A Thousand Fires
[…] Taji Farouky’s film does not aim at documenting their living conditions as a socio-economic phenomenon but, more interestingly, he chooses to analyse how hope and resilience can shape the future of a poverty-stricken family.
[…] These two aspects – the parents’ beliefs and the coach’s “auto-deification” – create a stark and engaging contrast that is perhaps the most “anthropological” angle of the whole piece, disclosing how Myanmar’s rural communities are at a crossroads between their rush towards modernity and strict, centuries-old traditions.
Palestinian-British filmmaker Saeed Taji Farouky’s new documentary A Thousand Fires, world-premiered at this year’s Locarno Semaine de la Critique, opens with the astonishing image of a gigantic fire, accompanied by a grim, majestic score. This first image is followed by a pair of shots depicting someone’s hands working on a well in the endeavour to extract an unknown substance and another one portraying a group of people’s hands piling up wads of cash, while presumably counting and splitting their profits.
After this obscure prologue, Taji Farouky adds some images which appear to introduce the viewers to a traditional ethnographic, observation-based documentary set somewhere in South East Asia. However, the narrative focus rapidly shifts and in a few minutes’ time we find out that the true nature of this piece is closer to that of a documentary portrait. We are in the Magway region of Myanmar, a country where oil production is a key sector of the local economy and this activity usually takes place within unregulated oil fields. Extraction is achieved almost manually, with the usage of rudimentary machinery and hand-operated rigs, which allow Thein Shwe and Htwe Tin (husband and wife, respectively) to scarcely produce one single barrel every few days.
Taji Farouky’s film does not aim at documenting their living conditions as a socio-economic phenomenon but, more interestingly, he chooses to analyse how hope and resilience can shape the future of a poverty-stricken family. Thein Shwe’s words – and in particular his battered hands and his perspiration – make the viewers aware of the daily efforts required to run his business. As one might easily imagine, manual oil extraction requires a huge amount of strength and – without adequate personal protective equipment – it can seriously damage a worker’s health. In one scene, for example, Thein Shwe suffers from a small wound caused by a splinter stuck under his skin, and his adolescent son Zin Ko Aung (“Tuesday-born”) tries to remove it. There is no blood spilling or cry of pain and, while for us the depth of his wound may cause some serious concerns for a possible infection, for Thein Shwe the accident seems rather ordinary, and simply a nuisance he needs to get rid of before going back to work.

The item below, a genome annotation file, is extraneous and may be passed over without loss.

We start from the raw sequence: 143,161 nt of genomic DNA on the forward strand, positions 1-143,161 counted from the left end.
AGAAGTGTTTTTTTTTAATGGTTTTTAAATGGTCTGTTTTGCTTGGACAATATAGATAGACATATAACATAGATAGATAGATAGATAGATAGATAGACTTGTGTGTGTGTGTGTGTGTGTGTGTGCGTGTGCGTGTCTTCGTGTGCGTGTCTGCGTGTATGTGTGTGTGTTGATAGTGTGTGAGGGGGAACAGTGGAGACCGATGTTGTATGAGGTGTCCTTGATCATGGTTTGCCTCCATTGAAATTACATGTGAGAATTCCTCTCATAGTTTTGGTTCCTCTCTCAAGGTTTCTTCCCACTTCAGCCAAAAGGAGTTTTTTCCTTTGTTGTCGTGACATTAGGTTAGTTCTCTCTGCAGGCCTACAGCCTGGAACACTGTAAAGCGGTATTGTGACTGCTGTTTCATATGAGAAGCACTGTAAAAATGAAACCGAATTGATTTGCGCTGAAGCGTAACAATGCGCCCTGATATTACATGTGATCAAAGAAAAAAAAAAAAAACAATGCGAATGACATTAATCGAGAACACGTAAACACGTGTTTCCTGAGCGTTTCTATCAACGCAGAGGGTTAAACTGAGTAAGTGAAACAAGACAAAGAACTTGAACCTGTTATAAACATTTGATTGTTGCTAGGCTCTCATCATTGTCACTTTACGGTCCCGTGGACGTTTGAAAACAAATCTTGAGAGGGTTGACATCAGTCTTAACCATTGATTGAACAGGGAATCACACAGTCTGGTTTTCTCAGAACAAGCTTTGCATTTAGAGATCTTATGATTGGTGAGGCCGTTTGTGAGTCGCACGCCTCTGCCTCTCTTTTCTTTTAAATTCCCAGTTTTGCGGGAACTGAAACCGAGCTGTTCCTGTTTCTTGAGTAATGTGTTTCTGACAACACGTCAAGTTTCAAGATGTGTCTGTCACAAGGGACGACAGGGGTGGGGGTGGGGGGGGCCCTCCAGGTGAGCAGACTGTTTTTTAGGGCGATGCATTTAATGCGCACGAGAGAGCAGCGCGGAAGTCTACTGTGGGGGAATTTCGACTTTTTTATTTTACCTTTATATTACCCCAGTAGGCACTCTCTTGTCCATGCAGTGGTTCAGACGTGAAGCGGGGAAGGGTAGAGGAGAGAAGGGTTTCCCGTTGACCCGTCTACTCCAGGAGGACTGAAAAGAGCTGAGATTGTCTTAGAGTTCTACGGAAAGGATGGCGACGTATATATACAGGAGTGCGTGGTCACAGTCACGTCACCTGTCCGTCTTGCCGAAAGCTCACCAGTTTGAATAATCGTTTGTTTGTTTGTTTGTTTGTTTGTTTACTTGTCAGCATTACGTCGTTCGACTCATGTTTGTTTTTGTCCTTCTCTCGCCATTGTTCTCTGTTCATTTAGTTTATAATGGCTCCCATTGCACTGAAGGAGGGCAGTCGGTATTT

Thein Shwe and Htwe Tin seek a brighter future for their children and genuinely hope that they can somehow break the cycle of poverty. Despite the couple’s struggles to make ends meet, they are truly supportive of Zin Ko Aung’s dream of becoming a professional football player. If he would be able to achieve his dream, they know that he could help the whole family including moving to a bigger town. Commendably, the director doesn’t show solely Thein Shwe and Htwe Tin’s emotional and material support. Throughout the film, we discover how the two parents trust in numerology and other local beliefs, and regularly visit fortune tellers to seek their advice and guidance. It’s also surprising to see, especially in these days where global headlines are dominated by Simone Biles’ vicissitudes, how Zin Ko Aung’s football coach addresses the team after they have lost an important game. After insulting them for their poor performance on the pitch, the man orders them to bow three times and ask for his forgiveness. These two aspects – the parents’ beliefs and the coach’s “auto-deification” – create a stark and engaging contrast that is perhaps the most “anthropological” angle of the whole piece, disclosing how Myanmar’s rural communities are at a crossroads between their rush towards modernity and strict, centuries-old traditions.
Aesthetically speaking, the film’s cinematography (courtesy of the director himself) in daylight-set scenes relies heavily on saturated red and orange shades, successfully conveying a strong feeling of “hell on Earth,” of suffocating heat and fatigue. Meanwhile, the interconnecting shots depicting lush vegetation and the land full of mud and grease (interspersed by occasional interventions of Fatima Dunn’s eerie original score) can be interpreted as a metaphor of our planet’s decline, still rich in beauty but becoming more and more devastated by the effects of intense industrialisation activities. Furthermore, the elegant soundscape provides a striking contrast between the chaotic, vibrant morning working hours and the calmer, silent hours of rest at night.
In summary, A Thousand Fires is a very humane documentary as it treats its subjects with great tact and respect. The central themes of hope and resilience emerge clearly and are sufficiently developed, supported by an excellent display of technical skills. However, a higher level of narrative depth could have been achieved by delving more deeply into the subjects’ past and conflicts, perhaps by carrying out more research work or by adding footage to strengthen their backstories. Therefore, Taji Farouky’s storytelling is overall fair and balanced, but it tends to remain superficial. It may arouse admiration, but it also struggles to build a strong empathic bond with the viewers.
Text: Davide Abbatescianni
First published: August 13, 2021
A Thousand Fires | Film | Saeed Taji Farouky | FR-CH-NL-PS 2021 | 90’ | Locarno Film Festival 2021, Semaine de la critique